Appeal Nos. 15 M.D. and 16 M.D. Appeal Dockets, 1982, from the Order entered February 19, 1982 of the Superior Court of the Commonwealth of Pennsylvania, at 30 March Term, 1979, affirming the Order entered January 30, 1979, of the Court of Common Pleas of York County, Pennsylvania, Civil Action, Law, at No. 77-S-3402; Albert G. Blakey, III, Judge.
William B. Anstine, Jr., York, David S. Shrager, Philadelphia, for appellant Reimer.
Donald H. Yost, York, for cross-appellant Delisio.
Roberts, C.j., and Larsen, Flaherty, McDermott, Hutchinson and Zappala, JJ. Larsen and Hutchinson, JJ., filed concurring and dissenting opinions. Nix, J., did not participate in the consideration or decision of this case.
Judgment 296 Pa. Super. 205, 442 A.2d 731, affirmed.
LARSEN, Justice, concurring and dissenting.
I join the majority in affirming the order of the Superior Court at No. 16 M.D. Appeal Docket, 1982, granting a new trial due to the lower court's erroneous exclusions of medical testimony regarding the plaintiff's need for future surgery and of a motion picture depicting the plaintiff in physical therapy.
However, I dissent from the majority's affirmance at No. 15 M.D. Appeal Docket, 1982, of the Superior Court's interpretation of the Pennsylvania No-Fault Act, 40 P.S. § 1009.101 et seq., as abolishing the right of a plaintiff to recover punitive damages in an action arising from a motor vehicle accident.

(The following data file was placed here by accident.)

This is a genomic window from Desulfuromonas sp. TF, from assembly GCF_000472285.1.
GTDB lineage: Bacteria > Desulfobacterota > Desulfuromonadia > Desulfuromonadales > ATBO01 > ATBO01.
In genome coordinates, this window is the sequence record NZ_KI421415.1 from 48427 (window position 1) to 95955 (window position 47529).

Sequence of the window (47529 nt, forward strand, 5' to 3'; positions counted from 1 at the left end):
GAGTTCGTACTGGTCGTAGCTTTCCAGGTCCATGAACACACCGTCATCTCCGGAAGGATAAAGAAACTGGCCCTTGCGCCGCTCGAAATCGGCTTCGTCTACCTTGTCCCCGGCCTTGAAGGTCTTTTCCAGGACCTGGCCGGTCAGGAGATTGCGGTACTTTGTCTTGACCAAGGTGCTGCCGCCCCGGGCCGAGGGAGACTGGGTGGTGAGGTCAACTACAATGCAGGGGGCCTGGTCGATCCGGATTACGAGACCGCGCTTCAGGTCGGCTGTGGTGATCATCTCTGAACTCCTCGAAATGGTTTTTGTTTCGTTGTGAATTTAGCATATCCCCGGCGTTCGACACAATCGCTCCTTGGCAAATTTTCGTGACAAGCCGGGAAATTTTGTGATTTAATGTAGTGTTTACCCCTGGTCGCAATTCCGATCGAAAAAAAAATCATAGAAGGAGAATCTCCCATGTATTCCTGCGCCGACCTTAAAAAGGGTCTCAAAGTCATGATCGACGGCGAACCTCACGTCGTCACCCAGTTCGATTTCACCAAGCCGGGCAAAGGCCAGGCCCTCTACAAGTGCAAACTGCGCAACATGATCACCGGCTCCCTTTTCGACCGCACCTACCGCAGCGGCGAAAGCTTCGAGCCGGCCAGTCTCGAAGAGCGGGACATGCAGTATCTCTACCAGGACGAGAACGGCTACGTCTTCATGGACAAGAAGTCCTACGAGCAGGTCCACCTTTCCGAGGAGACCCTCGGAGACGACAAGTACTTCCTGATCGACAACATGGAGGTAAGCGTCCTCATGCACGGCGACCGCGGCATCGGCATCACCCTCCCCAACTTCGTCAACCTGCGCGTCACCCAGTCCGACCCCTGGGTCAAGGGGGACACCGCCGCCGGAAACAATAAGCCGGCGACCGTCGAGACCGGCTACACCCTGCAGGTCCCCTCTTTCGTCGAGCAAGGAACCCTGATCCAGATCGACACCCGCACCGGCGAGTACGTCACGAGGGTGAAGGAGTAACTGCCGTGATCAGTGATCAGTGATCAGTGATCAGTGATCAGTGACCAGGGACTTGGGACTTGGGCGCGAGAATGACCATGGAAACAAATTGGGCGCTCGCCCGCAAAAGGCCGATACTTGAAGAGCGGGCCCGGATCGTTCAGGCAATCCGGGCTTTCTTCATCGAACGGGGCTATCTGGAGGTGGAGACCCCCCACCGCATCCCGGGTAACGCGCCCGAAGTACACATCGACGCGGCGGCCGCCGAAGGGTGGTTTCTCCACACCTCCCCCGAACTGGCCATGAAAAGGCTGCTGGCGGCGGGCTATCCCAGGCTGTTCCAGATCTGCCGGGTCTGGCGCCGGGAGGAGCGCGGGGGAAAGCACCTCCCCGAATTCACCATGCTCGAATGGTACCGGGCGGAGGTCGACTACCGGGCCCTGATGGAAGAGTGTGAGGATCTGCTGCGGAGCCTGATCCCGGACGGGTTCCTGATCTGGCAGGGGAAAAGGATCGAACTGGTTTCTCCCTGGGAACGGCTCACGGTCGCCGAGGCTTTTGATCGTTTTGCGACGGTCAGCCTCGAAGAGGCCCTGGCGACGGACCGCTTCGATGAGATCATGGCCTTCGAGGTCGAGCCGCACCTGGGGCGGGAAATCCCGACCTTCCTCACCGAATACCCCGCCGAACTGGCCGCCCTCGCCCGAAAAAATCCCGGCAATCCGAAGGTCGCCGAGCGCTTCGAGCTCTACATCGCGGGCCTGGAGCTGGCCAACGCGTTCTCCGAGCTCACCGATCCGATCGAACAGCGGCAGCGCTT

Initially, we are faced with the unfortunate consideration that, as with practically every case involving the interpretation of the No-Fault Act, the intention of its drafters is far from clear. Because of this pervasive ambiguity, and because, in my opinion, any enactment (or interpretation) which abolishes a common-law recognized remedy or cause of action without providing a substitute, statutory remedy or cause of action runs afoul of Article I, § 11 of our Constitution, see dissenting opinion of this author in Carroll v. York, 496 Pa. 363, 437 A.2d 394, 399 (1981) (joined by Flaherty and Kauffman, JJ.), I would hold that absent specific and explicit provisions to the contrary, any cause of action or remedy pre-dating the No-Fault Act, including punitive damages, remains in existence today. Thus, I would resolve all ambiguity in favor of no abolition and continued recognition of common-law remedies and causes of action.
I believe that such ambiguity exists regarding the effect of No-Fault upon recovery for punitive damages. Section 301(a) of the Act, 40 ...